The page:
Since the discovery of the first planets beyond the solar system more than 25 years ago, the field of exoplanet science has expanded rapidly. We now know of more than 4,000 confirmed exoplanets, most of which bear little resemblance to the planets within our Solar System. Dr. Lewis will discuss the methods used to both detect exoplanets and study them in detail. With current and upcoming observational facilities such as the Hubble Space Telescope and the soon to launch James Webb Space Telescope, researchers will have the opportunity to study the atmospheres of these distant worlds. Such observations provide a critical step in understanding planet formation and assessing the potential habitability of exoplanets. Finally, she will discuss recent results and provide a look forward to future observations that will help us to answer the question “Are we alone in the Universe?”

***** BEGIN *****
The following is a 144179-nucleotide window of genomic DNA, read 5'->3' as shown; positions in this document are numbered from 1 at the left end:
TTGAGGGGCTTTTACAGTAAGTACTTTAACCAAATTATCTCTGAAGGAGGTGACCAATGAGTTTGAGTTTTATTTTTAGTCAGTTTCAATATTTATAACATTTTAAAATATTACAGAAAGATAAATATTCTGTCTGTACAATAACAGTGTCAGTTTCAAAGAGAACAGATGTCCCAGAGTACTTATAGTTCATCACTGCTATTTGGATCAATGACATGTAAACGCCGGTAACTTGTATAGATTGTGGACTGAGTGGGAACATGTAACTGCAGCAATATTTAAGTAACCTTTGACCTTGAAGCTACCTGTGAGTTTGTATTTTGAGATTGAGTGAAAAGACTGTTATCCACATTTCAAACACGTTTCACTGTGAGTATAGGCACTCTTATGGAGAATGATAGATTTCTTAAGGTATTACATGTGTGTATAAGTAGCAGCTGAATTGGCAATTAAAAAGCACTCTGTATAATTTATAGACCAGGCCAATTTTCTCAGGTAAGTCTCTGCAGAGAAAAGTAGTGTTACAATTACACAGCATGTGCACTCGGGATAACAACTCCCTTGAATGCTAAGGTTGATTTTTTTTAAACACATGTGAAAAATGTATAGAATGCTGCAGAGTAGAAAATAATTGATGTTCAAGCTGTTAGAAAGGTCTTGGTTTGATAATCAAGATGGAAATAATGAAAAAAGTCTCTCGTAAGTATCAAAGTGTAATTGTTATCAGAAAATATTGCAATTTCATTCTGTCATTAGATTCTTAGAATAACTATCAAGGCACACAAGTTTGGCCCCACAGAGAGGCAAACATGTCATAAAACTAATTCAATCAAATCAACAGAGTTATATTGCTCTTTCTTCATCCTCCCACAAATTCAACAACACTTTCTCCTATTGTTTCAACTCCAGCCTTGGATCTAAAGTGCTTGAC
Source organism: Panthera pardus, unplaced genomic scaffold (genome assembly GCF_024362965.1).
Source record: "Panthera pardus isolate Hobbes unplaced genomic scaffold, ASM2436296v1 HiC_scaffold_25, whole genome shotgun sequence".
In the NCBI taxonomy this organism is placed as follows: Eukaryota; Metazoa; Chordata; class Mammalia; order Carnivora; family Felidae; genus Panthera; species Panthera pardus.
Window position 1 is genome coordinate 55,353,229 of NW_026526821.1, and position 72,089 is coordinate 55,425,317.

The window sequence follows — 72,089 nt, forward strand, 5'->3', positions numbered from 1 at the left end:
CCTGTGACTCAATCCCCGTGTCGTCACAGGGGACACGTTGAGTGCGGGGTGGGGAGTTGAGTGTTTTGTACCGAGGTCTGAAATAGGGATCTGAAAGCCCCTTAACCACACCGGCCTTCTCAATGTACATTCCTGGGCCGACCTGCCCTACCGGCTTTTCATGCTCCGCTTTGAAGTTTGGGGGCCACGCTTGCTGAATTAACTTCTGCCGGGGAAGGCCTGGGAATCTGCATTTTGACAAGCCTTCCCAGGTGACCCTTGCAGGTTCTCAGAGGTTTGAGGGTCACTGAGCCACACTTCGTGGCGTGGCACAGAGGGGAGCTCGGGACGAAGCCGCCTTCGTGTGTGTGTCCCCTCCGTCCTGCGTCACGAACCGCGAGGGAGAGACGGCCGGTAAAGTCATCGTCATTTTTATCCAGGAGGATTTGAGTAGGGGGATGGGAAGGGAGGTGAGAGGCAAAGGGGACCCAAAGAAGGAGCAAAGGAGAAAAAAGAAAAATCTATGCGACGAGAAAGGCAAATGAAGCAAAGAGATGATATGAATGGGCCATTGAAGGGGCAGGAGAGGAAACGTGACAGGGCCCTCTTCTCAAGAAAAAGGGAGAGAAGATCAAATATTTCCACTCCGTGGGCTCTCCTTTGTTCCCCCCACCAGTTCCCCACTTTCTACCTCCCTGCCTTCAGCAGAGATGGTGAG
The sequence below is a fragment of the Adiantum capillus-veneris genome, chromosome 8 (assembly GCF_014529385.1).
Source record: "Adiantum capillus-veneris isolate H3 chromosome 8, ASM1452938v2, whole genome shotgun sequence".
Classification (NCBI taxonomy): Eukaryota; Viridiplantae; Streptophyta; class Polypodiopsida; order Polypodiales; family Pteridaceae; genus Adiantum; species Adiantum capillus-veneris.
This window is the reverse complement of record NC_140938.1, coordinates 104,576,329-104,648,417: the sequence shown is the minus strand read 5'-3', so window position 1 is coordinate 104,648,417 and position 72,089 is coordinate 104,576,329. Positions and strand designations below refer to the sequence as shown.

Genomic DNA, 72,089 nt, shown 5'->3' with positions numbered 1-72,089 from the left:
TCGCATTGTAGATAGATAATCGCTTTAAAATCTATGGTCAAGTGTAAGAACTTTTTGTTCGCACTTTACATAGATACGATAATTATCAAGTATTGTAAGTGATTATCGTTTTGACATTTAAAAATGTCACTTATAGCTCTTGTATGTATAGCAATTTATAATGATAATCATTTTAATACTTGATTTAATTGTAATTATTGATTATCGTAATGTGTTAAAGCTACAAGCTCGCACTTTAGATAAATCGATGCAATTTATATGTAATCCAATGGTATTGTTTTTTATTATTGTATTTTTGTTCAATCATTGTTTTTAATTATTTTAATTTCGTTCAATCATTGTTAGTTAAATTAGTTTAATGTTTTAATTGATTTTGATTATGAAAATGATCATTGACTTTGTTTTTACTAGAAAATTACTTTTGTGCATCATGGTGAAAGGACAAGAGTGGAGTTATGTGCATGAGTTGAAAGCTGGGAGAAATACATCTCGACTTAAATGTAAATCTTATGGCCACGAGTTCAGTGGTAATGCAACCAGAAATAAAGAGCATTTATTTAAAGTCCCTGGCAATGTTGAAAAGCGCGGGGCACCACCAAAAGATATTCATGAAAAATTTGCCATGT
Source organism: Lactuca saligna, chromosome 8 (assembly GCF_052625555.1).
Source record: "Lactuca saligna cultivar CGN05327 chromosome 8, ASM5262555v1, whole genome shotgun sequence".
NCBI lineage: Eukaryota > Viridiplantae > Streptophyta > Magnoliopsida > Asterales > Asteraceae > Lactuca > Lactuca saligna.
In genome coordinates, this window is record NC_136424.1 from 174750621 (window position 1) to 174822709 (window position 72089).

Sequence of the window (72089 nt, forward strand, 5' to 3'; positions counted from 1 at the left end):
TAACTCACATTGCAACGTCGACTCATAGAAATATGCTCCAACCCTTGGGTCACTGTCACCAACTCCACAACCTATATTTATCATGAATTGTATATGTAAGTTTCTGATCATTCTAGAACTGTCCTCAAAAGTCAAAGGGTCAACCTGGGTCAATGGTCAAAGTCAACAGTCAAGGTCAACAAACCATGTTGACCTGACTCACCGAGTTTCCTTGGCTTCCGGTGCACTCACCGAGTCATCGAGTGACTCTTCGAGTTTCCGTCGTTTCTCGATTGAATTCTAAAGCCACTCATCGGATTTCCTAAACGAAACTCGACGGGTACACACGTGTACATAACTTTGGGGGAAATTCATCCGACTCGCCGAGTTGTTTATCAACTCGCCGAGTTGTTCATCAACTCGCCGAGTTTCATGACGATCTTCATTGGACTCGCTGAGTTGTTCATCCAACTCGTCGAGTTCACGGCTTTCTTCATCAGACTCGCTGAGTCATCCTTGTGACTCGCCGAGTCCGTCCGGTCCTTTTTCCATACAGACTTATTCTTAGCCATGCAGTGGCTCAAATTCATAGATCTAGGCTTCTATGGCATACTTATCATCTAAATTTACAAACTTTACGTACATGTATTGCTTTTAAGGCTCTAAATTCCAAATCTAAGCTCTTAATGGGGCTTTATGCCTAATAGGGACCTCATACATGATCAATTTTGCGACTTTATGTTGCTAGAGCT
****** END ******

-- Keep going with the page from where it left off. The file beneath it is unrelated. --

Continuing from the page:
Dr. Nikole Lewis is an Assistant Professor of Astronomy at Cornell University and Deputy Director of the Carl Sagan Institute. Dr. Lewis is involved with dozens observational campaigns with the former Spitzer, current Hubble and future Webb Space Telescopes and ground-based facilities that aim to determine the nature of exoplanet atmospheres. She also develops a broad range of atmospheric models that are necessary for interpretation of current exoplanet observations and planning exoplanet observation with future facilities. Before joining the faculty at Cornell, she served as the James Webb Space Telescope project scientist at the Space Telescope Science Institute and was a Sagan Postdoctoral Fellow at the Massachusetts Institute of Technology.